• A biomass energy Strategy is an official, high-level plan that guides government policy in the biomass sector. It is agreed to achieve efficient implementation of the selected interventions and coupled to an Action Plan which sets out the necessary short-term activities as well as medium to long-term actions. A monitoring and evaluation system is set up to evaluate the implementation of the Strategy and Action Plan.
  • In the final step the action plan is endorsed by the stakeholder group. Following the Adoption, the Implementation of the agree activities may commence.

As the needs in countries differ, the process can be concluded at the end of each stage, with useful outcomes.


Lessons Learnt: Why the BEST Guide was fully revised to become the Biomass Energy Sector Planning Guide

The BEST Approach

The Biomass Energy Strategy (BEST) initiative was originally established to support governments in the development of national biomass energy strategies. It provided a structured and replicable approach on how to develop comprehensive strategies. The lessons learnt from the initial country projects were bundled in the first BEST-Guide, which proposed a systematic and ongoing strategy development process following a consultative and participative approach. The Biomass Energy Sector Planning Guide builds on this approach, taking into account the experience of using the BEST methodology in a number of countries.


Lessons Learnt from Implementing the BEST Methodology

The application of the BEST methodology in a number of countries has demonstrated a number of challenges in strategy development for the biomass sector. The challenges are caused as much by the complexity of the content as by the complexity of the multi-stakeholder nature of the biomass sector.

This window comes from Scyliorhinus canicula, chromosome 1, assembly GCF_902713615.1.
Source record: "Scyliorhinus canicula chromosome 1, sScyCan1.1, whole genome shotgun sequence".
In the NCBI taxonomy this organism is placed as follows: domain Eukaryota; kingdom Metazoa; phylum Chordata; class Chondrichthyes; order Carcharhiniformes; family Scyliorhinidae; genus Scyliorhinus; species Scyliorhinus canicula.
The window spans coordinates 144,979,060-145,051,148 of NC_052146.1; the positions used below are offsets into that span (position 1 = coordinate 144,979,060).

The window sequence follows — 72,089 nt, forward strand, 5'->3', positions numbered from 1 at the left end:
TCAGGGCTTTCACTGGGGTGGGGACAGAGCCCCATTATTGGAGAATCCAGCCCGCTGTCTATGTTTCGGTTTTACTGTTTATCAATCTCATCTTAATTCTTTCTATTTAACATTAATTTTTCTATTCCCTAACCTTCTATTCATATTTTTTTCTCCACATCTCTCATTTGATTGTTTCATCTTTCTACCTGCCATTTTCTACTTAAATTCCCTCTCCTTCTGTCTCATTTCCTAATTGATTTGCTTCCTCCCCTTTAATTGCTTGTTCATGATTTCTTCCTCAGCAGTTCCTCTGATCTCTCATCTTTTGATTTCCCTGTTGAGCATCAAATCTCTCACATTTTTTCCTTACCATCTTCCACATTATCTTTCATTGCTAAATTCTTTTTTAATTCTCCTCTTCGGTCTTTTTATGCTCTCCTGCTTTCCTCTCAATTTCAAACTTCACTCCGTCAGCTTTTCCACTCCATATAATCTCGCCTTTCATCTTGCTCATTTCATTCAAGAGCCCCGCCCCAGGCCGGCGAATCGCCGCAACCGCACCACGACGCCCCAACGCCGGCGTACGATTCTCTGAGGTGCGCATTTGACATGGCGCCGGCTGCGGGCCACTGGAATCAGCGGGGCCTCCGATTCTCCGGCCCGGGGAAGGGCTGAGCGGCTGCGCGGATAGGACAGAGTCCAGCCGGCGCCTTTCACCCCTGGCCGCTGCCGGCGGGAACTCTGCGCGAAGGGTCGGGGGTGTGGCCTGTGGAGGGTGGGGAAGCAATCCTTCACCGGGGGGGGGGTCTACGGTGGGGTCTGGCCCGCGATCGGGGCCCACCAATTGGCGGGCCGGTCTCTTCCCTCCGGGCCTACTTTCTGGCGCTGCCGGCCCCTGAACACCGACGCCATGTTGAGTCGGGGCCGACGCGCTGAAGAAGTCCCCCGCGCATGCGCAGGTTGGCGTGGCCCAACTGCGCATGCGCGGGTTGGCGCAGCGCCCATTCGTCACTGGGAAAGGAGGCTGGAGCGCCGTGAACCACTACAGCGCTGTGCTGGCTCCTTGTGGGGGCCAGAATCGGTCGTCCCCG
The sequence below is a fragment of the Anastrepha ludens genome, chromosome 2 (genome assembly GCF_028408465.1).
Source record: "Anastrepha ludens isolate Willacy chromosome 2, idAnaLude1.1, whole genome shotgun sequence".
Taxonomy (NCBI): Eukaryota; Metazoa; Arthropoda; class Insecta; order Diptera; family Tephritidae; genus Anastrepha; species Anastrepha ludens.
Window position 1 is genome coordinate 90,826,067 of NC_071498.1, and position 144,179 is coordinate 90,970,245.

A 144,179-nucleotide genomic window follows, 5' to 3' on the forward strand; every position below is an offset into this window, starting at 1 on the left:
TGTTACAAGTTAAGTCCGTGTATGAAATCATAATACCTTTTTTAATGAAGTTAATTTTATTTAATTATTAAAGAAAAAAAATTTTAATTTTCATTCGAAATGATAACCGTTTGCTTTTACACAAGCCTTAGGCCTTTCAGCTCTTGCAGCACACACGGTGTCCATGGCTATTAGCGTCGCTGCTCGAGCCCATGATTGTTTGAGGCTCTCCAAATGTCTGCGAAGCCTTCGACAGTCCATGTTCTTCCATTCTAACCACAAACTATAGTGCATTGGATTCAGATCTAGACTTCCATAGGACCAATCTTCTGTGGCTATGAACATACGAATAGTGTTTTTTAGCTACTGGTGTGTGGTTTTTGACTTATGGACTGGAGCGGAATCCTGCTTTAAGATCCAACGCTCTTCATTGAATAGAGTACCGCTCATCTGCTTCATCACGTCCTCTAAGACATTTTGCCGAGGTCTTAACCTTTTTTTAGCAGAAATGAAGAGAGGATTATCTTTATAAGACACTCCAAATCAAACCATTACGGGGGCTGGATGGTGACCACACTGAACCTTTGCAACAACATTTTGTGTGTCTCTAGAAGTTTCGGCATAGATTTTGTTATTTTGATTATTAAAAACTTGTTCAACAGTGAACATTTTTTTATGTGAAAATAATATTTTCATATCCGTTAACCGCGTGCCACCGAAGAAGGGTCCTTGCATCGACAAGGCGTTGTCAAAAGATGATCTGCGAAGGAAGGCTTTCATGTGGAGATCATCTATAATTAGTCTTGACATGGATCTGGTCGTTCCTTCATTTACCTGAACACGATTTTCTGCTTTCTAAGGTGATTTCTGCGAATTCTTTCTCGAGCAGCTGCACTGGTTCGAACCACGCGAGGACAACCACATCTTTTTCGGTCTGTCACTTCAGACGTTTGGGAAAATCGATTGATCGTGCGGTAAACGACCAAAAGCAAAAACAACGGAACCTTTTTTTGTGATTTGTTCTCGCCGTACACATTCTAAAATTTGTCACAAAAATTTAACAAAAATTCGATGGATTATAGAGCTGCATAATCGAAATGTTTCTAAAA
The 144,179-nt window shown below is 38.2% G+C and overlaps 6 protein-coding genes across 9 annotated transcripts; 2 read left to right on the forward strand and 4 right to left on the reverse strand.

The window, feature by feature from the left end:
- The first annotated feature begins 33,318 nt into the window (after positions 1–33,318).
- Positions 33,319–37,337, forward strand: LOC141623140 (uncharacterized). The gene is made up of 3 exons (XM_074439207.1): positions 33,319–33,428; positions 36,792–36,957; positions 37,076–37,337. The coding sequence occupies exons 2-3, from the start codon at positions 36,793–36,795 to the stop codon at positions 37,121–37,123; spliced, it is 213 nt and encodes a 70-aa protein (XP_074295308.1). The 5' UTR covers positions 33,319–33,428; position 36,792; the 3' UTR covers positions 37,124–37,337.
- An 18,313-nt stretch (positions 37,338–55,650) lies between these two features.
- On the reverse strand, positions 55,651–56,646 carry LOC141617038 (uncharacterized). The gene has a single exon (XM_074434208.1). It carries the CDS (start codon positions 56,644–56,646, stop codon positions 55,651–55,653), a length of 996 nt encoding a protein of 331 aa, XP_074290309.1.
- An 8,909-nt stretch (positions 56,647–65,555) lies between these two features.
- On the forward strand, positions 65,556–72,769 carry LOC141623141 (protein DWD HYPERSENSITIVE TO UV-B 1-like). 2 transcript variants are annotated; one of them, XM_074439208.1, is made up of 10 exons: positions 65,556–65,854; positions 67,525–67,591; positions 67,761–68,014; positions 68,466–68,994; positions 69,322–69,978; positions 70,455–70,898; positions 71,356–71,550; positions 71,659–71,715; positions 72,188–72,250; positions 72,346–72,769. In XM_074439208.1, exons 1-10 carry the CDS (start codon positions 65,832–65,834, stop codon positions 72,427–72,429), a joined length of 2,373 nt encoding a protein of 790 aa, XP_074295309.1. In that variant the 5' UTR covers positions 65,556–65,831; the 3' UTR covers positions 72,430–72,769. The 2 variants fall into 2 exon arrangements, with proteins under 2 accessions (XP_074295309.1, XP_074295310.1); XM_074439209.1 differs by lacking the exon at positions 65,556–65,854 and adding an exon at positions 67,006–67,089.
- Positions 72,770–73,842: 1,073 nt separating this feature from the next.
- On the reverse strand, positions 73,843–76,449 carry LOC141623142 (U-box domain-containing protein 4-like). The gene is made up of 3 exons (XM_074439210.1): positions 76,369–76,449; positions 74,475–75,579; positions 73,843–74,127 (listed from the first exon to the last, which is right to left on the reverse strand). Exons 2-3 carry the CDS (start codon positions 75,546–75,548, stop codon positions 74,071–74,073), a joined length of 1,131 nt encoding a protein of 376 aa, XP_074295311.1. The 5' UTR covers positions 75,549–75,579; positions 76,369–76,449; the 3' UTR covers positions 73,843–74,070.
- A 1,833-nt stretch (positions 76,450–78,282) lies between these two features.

• Firstly, there are often conflicting interests between various stakeholders in the sector (e.g. forest protection vs household energy use).
  • Secondly, the biomass sector operates largely in the informal sector which is very hard to regulate.
  • Thirdly, the negative impacts of unsustainable use of biomass for energy are largely felt by the poor in rural areas, especially women. The interests of these groups are often not high on the agenda of policy makers.
  • Fourth, there often is a push away from biomass towards fuels that are perceived as more modern. The reality is, however, that it is unlikely that alternative fuels (such as kerosene, LPG or electricity) will offset the increasing demand for biomass energy for cooking because of the affordability and availability of biomass, especially in rural areas. The unrealistic expectation that biomass use will be phased out, obstructs policy development.
  • Fifth, a strategy is not in every country the desired and viable output; some countries are already greatly helped if information becomes available or coordination improves in the biomass sector, while others can develop and implement a full strategy and action plan.


The Altered Focus of the Biomass Energy Sector Planning Guide

Lessons learnt were integrated into the preparation and implementation process. The key differences are:

  • Definition of a clear vision for the biomass sector at the start of the process, shared among all stakeholders. This will set the stage for the development of a strategy. Close cooperation with the different stakeholders ensures the inclusion of the interests of all relevant stakeholders.
  • Strictly defining monitoring and cut-off points during the process promotes regular evaluation of the objectives and the defined processes.
  • A multi stakeholder steering structure ensures stakeholder involvement at all stages. The advised times of stakeholder involvement are clearly indicated in the process.
  • The staged approach, where the end product is not necessarily a strategy, but can also be other outcomes, caters for the needs and capacities of different countries. However, early in the process the desired outcome should be decided on and formulated clearly.



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Further Information


References

  1. World Energy Outlook, 2013